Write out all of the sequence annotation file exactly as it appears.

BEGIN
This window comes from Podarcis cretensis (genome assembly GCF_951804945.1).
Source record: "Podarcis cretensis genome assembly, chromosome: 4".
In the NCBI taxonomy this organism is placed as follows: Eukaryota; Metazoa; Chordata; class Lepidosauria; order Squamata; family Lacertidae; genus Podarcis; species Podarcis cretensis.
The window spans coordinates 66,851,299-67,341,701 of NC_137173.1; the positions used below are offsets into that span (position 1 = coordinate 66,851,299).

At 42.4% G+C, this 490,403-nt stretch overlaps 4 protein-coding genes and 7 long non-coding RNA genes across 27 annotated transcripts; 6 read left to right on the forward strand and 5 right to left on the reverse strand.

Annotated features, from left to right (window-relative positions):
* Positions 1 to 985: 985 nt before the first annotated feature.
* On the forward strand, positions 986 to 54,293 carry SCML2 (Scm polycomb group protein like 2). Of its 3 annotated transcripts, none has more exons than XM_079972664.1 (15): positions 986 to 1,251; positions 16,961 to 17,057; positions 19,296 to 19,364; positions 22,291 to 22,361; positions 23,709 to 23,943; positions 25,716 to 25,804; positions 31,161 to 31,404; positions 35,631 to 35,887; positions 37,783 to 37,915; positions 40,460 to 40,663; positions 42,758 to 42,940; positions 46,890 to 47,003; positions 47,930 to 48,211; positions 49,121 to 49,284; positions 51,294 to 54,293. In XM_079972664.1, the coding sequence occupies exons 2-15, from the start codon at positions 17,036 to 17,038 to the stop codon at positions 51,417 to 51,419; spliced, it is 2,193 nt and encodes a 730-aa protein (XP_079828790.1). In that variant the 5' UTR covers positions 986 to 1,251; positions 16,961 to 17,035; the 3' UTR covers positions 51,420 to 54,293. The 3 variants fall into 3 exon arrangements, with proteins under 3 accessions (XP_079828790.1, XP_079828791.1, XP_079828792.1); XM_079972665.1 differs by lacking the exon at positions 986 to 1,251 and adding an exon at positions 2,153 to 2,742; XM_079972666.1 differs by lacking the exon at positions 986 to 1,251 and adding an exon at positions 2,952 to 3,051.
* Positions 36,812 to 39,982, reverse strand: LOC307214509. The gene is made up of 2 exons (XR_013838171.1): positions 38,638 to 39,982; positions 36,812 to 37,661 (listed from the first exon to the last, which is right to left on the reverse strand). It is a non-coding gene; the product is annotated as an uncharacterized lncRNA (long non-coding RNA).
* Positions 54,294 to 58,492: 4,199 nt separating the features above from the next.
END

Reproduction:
This window comes from Podarcis cretensis (genome assembly GCF_951804945.1).
Source record: "Podarcis cretensis genome assembly, chromosome: 4".
In the NCBI taxonomy this organism is placed as follows: Eukaryota; Metazoa; Chordata; class Lepidosauria; order Squamata; family Lacertidae; genus Podarcis; species Podarcis cretensis.
The window spans coordinates 66,851,299-67,341,701 of NC_137173.1; the positions used below are offsets into that span (position 1 = coordinate 66,851,299).

At 42.4% G+C, this 490,403-nt stretch overlaps 4 protein-coding genes and 7 long non-coding RNA genes across 27 annotated transcripts; 6 read left to right on the forward strand and 5 right to left on the reverse strand.

Annotated features, from left to right (window-relative positions):
* Positions 1 to 985: 985 nt before the first annotated feature.
* On the forward strand, positions 986 to 54,293 carry SCML2 (Scm polycomb group protein like 2). Of its 3 annotated transcripts, none has more exons than XM_079972664.1 (15): positions 986 to 1,251; positions 16,961 to 17,057; positions 19,296 to 19,364; positions 22,291 to 22,361; positions 23,709 to 23,943; positions 25,716 to 25,804; positions 31,161 to 31,404; positions 35,631 to 35,887; positions 37,783 to 37,915; positions 40,460 to 40,663; positions 42,758 to 42,940; positions 46,890 to 47,003; positions 47,930 to 48,211; positions 49,121 to 49,284; positions 51,294 to 54,293. In XM_079972664.1, the coding sequence occupies exons 2-15, from the start codon at positions 17,036 to 17,038 to the stop codon at positions 51,417 to 51,419; spliced, it is 2,193 nt and encodes a 730-aa protein (XP_079828790.1). In that variant the 5' UTR covers positions 986 to 1,251; positions 16,961 to 17,035; the 3' UTR covers positions 51,420 to 54,293. The 3 variants fall into 3 exon arrangements, with proteins under 3 accessions (XP_079828790.1, XP_079828791.1, XP_079828792.1); XM_079972665.1 differs by lacking the exon at positions 986 to 1,251 and adding an exon at positions 2,153 to 2,742; XM_079972666.1 differs by lacking the exon at positions 986 to 1,251 and adding an exon at positions 2,952 to 3,051.
* Positions 36,812 to 39,982, reverse strand: LOC307214509. The gene is made up of 2 exons (XR_013838171.1): positions 38,638 to 39,982; positions 36,812 to 37,661 (listed from the first exon to the last, which is right to left on the reverse strand). It is a non-coding gene; the product is annotated as an uncharacterized lncRNA (long non-coding RNA).
* Positions 54,294 to 58,492: 4,199 nt separating the features above from the next.